Fork of the Trinity River. Shootouts, though not too common, occurred between coworkers. This is the reason why alcohol was forbidden
on the trail.

The drives were helpful to the Native Americans who lived near the trail, creating a commercial outlet for Indians as well as fostering
cooperation between them and the whites. The Kiowas and Comanches demanded payment for the use of their lands - usually in the form
of healthy steer. Sometimes, young Indian men would cause stampedes in order to take the outfit's horses. The outfits also had to pay tolls
to the civilized tribes for crossing and grazing on their land.

On the Job
Like with any other job, a strict hierarchy ruled the outfit. The boss was always an experienced trail driver who had proven himself patient,
quick witted, and no-nonsense. He usually rode ahead of the herd, spotting for danger, grazing land, and water. Second in line of command
was the cook, who no one dared to make upset because the food might end up tasting a little funny. The cook would either be a cowboy
who had learned the trade on previous drives or, in a few cases, a woman out looking for adventure. The menu consisted of biscuits-
biscuits with beans, biscuits with bacon, biscuits with steak. During the long journey, the company's diets could be greatly supplemented
by game and wild berries. Sometimes, a troublesome cow was slaughtered, and the cowhands could look forward to steak and roast.

The cowhands numbered from 12 to 18 men. They practically lived on their horses. They would station themselves at every corner of the
herd and gently nudge the cows to the north. Their strategy was to make the cows feel as if they walked voluntarily, which made the herd
much easier to manage. At night, the guards on duty would softly sing their cowboy songs, which calmed the herd down.

The wrangler made up the rear of the brigade. Usually a younger, less experienced cowhand, his job was to take care of the extra horses,
help the cook, and take good natured abuse from the cowhands.

Pay Day!
If there's one thing cowboys know how to do, that's to live it up. The prospect of walking cattle through miles of uncertain terrain for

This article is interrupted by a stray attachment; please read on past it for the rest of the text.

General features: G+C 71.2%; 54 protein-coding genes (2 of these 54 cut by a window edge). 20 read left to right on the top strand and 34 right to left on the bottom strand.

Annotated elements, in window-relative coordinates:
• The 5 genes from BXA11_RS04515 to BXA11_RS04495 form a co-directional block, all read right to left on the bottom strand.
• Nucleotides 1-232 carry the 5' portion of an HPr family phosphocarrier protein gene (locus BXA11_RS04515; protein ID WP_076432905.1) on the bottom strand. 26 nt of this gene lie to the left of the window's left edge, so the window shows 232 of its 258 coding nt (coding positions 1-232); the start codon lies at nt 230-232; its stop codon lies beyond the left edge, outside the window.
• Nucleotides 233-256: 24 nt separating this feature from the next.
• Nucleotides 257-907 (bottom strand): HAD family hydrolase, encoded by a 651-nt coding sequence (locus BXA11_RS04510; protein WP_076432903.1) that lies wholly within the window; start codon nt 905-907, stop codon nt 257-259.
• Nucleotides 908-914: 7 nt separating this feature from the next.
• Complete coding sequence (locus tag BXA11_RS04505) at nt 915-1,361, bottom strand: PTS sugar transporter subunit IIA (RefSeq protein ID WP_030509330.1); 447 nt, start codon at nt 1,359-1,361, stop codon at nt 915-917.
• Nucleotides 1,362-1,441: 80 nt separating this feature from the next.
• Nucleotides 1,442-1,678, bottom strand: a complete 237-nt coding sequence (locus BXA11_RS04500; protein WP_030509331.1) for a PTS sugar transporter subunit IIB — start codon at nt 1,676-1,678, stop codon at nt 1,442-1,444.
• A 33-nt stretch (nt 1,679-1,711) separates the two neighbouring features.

months at a time gave them reason to carouse before setting off on the trail. Fort Worth, the starting point of the main trail, offered booze,
gambling, and other dubious entertainment - as well as supplies. By the end of the trail, they were more than ready to tie one on again -
this time in Abilene. The boss would sell the cattle for great profit - usually about $20 a head - pay the men, and after the cowhands sold
their surplus horses, they were free to spend. They'd return to Texas broke but ready for another drive.

The Trail Ends
The Chisholm Trail did not last long. When the railroad pushed further west, other trails opened up to meet stations in less populated
areas. But barbed wire really killed the trails. When first introduced, it served to keep cattle from grazing in cultivated fields. Then
ranchers began using it to separate the less desirous longhorn - with its tough, stringy  meat - from the fattier, more tender mixed breeds.
Northerners quickly developed a taste for the softer meat, which pushed the longhorn off the market. The cattle drives trickled to a halt.

However, the Chisholm Trail, and those trails that came before and after it, did much more than just bring surplus beef to market. Not only
did they help Texas and Indian Territory economically, but they also helped forge western expansion. Prior to the Chisholm Trail, many
Americans believed that the West was too wild to settle properly, with bands of Plains Indians lurking everywhere and lands too scrappy to
cultivate. The Chisholm Trail proved that people could live well on the Plains. It also meant the end of a way of life for the western Indians.
Now, we can only share their history in museums, ghost towns, and on historical markers.  
"Chisholm's cattle trail" and the western route as the "Abilene cattle trail." (Library of Congress). To see the full map, click here.